Google has already confirmed that it is to start deleting, although purging might be a better term, certain personal Google accounts from December 1. This purge will include pretty much all the content you can think of: Gmail messages, Google Photos libraries, Google Calendar appointments, and Google Docs archives are all impacted.
Here’s everything you need to know ahead of the December deadline.
Google Content Deletion Countdown Clock Is Ticking
If news of this move to delete inactive Google accounts comes as a complete surprise to you, the fault cannot be laid at Google’s door. Back in July, Google sent emails warning that these account deletions would start in December. Those emails stated that any account that is considered to be inactive will receive “several reminder emails” before any action is taken. Now you may think you’ve spotted a flaw in the logic here, as an email to an account that isn’t currently active won’t be read, but Google has that covered. Notification emails will also be sent to any recovery email address on record. The first accounts to be targeted, in December, will be those that were created but never actually used again since.
Are Your Gmail And Photos At Risk?
With more than 1.8 billion Gmail users, rising to 2 billion as far as Google Photos users are concerned, will your account be among the unconfirmed number to be affected? The good news is that, statistically speaking, it’s unlikely. That’s because this purge, undertaken for security reasons according to Google, only applies to inactive personal accounts. More specifically, users who have not signed into their Google accounts for at least two years. If you’ve read or sent an email using Gmail, stored something in Google Drive, downloaded an app from the Google Play Store, added a photo to Google Photos, or even performed a Google search while logged into your Google account, your precious content is safe. Google business accounts are not affected.
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Inactive Accounts Are A Compromise Waiting To Happen
Ruth Kricheli, a vice president of product management at Google, went on the record in May to explain the inactive account policy update. “If an account hasn’t been used for an extended period of time, it is more likely to be compromised,” Kricheli said. The reasoning is that accounts that remain unused for a long time will not have undergone regular security checks, will likely not have two-factor authentication activated, and could be using insecure passwords. “Our internal analysis shows abandoned accounts are at least 10x less likely than active accounts to have 2-step verification set up,” Kricheli said. Because, statistically speaking, these dormant accounts are more vulnerable than others, the risk of compromise is increased. A compromised Google account is like winning the lottery as far as threat actors are concerned, providing access to email messages and documents that can be used to reset account passwords, steal identities, and act as a launchpad for malicious activity in general.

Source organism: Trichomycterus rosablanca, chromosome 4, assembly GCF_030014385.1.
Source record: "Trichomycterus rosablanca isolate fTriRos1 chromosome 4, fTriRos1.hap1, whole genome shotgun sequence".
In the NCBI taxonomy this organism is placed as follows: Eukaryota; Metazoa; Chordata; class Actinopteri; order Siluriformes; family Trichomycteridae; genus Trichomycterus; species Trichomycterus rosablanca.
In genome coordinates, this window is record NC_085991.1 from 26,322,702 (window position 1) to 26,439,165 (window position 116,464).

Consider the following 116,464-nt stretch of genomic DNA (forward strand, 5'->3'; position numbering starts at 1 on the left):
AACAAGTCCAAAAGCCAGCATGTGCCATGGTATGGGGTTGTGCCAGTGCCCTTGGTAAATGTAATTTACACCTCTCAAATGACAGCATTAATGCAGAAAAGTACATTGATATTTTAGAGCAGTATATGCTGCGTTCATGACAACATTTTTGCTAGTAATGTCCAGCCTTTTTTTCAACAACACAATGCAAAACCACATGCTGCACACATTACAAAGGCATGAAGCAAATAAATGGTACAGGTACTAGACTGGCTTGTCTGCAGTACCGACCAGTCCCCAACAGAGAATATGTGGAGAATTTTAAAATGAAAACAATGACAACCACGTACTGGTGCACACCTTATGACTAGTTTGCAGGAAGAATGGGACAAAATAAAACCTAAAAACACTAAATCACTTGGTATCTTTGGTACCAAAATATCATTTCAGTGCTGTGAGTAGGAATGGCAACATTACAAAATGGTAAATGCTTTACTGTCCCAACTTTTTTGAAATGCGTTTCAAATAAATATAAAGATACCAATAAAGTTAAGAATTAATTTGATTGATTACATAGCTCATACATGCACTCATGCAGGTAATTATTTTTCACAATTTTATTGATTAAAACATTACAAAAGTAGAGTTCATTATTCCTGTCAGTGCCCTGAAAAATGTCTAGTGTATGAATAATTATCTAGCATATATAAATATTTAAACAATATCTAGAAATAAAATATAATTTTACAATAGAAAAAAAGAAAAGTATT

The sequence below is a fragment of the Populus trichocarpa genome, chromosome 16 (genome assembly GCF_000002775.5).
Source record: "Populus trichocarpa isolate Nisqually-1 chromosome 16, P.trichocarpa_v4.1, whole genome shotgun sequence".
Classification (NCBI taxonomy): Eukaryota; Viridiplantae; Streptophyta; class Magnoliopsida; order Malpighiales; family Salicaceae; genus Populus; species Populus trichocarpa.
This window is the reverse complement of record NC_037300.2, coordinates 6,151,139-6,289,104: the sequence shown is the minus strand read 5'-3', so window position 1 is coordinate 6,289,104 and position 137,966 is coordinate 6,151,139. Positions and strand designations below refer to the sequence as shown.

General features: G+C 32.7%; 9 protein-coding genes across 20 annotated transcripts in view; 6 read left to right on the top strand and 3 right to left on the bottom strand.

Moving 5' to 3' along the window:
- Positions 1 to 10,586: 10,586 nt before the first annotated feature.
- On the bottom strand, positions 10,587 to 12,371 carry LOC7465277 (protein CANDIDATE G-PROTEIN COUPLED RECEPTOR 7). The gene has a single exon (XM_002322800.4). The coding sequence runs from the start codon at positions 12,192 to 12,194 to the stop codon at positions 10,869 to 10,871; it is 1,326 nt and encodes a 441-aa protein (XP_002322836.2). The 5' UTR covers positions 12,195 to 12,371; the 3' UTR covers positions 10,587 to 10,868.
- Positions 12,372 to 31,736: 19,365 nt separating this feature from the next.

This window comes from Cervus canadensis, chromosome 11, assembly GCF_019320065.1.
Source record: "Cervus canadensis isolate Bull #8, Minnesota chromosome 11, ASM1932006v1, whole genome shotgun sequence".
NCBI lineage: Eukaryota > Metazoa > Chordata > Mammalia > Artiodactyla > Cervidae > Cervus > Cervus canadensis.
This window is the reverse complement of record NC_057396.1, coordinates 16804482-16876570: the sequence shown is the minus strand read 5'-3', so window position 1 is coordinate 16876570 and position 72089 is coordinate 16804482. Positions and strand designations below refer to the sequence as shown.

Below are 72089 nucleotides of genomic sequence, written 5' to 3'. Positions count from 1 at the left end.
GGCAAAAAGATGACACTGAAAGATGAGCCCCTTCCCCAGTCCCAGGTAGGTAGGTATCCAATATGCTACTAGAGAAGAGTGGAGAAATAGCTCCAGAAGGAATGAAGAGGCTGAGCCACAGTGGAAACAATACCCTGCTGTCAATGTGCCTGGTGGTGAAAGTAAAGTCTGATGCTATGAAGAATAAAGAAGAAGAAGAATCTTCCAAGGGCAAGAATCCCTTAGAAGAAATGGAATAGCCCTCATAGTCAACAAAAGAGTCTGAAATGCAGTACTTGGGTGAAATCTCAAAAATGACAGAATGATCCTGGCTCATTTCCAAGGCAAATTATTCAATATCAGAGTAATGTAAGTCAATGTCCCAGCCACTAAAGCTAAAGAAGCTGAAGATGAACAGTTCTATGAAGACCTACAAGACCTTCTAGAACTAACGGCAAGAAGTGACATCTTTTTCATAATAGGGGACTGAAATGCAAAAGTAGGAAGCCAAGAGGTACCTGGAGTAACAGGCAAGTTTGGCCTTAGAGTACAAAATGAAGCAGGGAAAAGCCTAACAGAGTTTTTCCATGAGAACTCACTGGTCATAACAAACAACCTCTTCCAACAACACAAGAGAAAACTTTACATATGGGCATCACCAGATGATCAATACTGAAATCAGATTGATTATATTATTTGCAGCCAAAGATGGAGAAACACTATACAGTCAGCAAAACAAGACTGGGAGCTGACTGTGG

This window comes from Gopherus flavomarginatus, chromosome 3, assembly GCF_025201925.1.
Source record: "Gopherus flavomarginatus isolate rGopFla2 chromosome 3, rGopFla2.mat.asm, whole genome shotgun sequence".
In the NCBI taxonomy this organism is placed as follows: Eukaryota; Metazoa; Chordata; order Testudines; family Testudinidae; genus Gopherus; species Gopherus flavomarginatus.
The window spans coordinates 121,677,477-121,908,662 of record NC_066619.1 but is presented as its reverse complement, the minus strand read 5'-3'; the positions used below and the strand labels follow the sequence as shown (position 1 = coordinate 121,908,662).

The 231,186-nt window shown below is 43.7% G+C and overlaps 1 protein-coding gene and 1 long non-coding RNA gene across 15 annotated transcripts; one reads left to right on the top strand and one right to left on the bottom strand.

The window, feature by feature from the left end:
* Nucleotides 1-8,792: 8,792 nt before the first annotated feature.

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What You Need To Do To Protect Your Gmail And Google Photos Content From Deletion
As I reported back in July, in order to protect your Gmail account, your Google Photos content, and anything else linked to your Google Account, most people will need to do precisely nothing. If you only have one Google account, and you’ve signed into it in any way across the last two years, you are safe. If, on the other hand, you have multiple accounts, now is the time to go check and sign into them. Ensure you do this at least once every 24 months and your account, and the content behind it, will also be safe from deletion. If you can’t remember your account details, all is not lost. Use the Google account recovery process which requires a recovery email or telephone number. Use known addresses and numbers and the chances are you’ll be OK. You’ll get a verification code sent by email or SMS, and then when you try to log in with an incorrect password you’ll get the opportunity to reset the password via the forgotten password route. Again, a code will be sent to you for verification.
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Davey is a four-decade veteran technology journalist and contributing editor at PC Pro magazine, a position he has held since the first issue was published in 1994.
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A co-founder of the Forbes Straight Talking Cyber video project, which won the ‘Most Educational Content’ category at the 2021 European Cybersecurity Blogger Awards, Davey has spent the last 30 years as a freelance technology journalist. The author of 25 published books, Davey’s work has appeared in The Times, The Sunday Times, The Guardian, The Observer, The Register, Infosecurity Magazine, SC Magazine, IT Pro and Digital Health News to name but a few.
Davey has picked up many awards from his peers across the decades, most recently the Security Serious ‘Cyber Writer of the Year’ title in 2020. Before then, he has been a three-time winner of the BT Security Journalist of the Year award (2006, 2008, 2010) and was named BT Technology Journalist of the Year in 1996 for a forward-looking feature in PC Pro Magazine called ‘Threats to the Internet.’ In 2011 Davey was honored with the Enigma Award for a lifetime contribution to IT security journalism.
Contact Davey in confidence by email at [email protected], or Twitter DM, if you have a story relating to cybersecurity, hacking, privacy or espionage (the more technical the better) to reveal or research to share.
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